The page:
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How do I track homeschool attendance?

Updated: Apr 15

How do I track homeschool attendance?

This is a very common question in homeschool forums. Honestly, the answer is so simple we tend to overcomplicate it. The short answer is: mark it on a calendar or a printed attendance tracker.

What you really need to know

Really, what you need to be asking is, “Do I need to track attendance in my state or for my umbrella school?” If the answer to that is yes, then you need to know if you’re tracking days, hours, or both. Don’t know off the top of your head? That’s ok! You can check out your state’s laws here. We are constantly adding states to our Local Laws section so if you don't see your state listed yet, check back soon!

Check the resources you have access to already

If your umbrella school requires you to track attendance, they likely have a form for you to use. Statheros Academy provides an attendance log to our families to submit your attendance at the end of a year and a free attendance tracker that can be used on your computer or printed and filled out by hand. If you are already enrolled with Statheros Academy, snag yours from the Handbook. If you are not a member of Statheros Academy, pick up an inexpensive homeschool hours tracker here. Some states, such as Missouri, require homeschoolers to track hours by subject at the "regular homeschool location" and at other locations, whereas other states such as Texas, do not require any attendance tracking. Always know what your state law is and how to best comply.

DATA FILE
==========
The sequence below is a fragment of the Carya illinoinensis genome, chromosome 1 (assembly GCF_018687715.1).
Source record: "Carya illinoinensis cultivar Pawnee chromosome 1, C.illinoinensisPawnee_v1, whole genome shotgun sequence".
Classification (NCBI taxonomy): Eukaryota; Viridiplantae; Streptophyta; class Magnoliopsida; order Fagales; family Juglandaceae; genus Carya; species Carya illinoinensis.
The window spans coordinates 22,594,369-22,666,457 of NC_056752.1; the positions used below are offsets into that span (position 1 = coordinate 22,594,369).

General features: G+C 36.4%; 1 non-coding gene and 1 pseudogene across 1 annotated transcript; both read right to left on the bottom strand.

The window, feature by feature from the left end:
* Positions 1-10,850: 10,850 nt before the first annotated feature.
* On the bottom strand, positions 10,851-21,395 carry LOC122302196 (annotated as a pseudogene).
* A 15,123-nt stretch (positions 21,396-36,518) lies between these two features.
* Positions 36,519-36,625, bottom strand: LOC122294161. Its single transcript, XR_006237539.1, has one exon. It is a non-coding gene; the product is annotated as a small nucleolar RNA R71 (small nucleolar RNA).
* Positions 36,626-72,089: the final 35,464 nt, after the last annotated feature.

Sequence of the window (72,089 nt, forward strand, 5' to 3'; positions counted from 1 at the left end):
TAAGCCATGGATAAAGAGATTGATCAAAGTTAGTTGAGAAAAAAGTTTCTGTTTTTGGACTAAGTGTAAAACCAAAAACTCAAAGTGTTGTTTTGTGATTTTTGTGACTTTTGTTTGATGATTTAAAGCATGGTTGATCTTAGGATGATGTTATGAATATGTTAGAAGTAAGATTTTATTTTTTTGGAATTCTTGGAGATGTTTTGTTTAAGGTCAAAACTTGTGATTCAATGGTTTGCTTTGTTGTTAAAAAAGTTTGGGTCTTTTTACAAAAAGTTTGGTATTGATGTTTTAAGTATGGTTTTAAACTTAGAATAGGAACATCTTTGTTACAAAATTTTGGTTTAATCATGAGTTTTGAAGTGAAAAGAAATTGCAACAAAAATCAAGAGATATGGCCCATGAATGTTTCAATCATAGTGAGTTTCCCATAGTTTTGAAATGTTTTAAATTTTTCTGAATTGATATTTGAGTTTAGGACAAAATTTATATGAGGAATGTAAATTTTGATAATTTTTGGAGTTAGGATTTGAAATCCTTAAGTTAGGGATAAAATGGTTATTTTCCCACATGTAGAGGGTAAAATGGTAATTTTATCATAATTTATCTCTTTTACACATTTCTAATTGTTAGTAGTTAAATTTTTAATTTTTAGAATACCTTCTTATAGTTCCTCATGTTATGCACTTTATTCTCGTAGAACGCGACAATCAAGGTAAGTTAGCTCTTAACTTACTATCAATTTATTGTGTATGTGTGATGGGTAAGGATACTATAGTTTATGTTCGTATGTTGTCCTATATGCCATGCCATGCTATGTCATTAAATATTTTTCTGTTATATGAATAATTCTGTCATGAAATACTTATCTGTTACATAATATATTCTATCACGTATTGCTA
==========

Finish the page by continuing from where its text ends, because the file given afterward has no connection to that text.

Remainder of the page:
So many options

Many pre-printed, printable, and online planners include ways to track attendance. Many online planners will mark attendance as you mark school work as being completed, and these have the ability to print if you need to turn it in or if you just want to keep in your records. Another option is to keep a learning journal where either you or your kids document the work that is completed each day. At the end of the month you can go back through the month and look at all of your accomplishments and then do a tick-tally for each day completed. You can also just put a mark, like a smiley face or an x, on a wall calendar when you have completed school for the day.

Nitty-gritty details

In Colorado we must complete 172 educational days averaging 4 hours per day. For a while, I actually wrote the number of hours for each kid on a separate sheet so I could see how much time I was spending a day on homeschooling our kids. I would then add up the days and hours at the end of each month. I wasn’t including all the other educational activities such as chores, pet care, helping mom with meals, attending church, helping with siblings, library or grocery trips. After a while I just started marking the days off – each kid did have their own attendance sheet because some days one kid would be sick but the others could do school.

When you pull your kids out of school after the start of the school year

One more note for those of you bringing your kids home to learn from a public or private school. The days they completed in that school count towards their required number of attendance. Make sure to give them credit for the work they have completed! You do not need to start at day 1 when making the switch from traditional school to homeschool. This is especially important if you are bringing your children home in the spring time, when the majority of school has been done for the year. Count up all of the days they attended the school and note how many more days you need to complete the year according to the rules in your state.

Top tips

We highly recommend maintaining current and accurate attendance records for your homeschool at all times. Take time to think about what system you want to implement so that you will be consistent. Make sure that it suits you and will work for you. Don’t try to fit into someone else’s box and do something just because it works well for someone else. Find the way that you will succeed in order to keep good records!

Enjoy the Journey!

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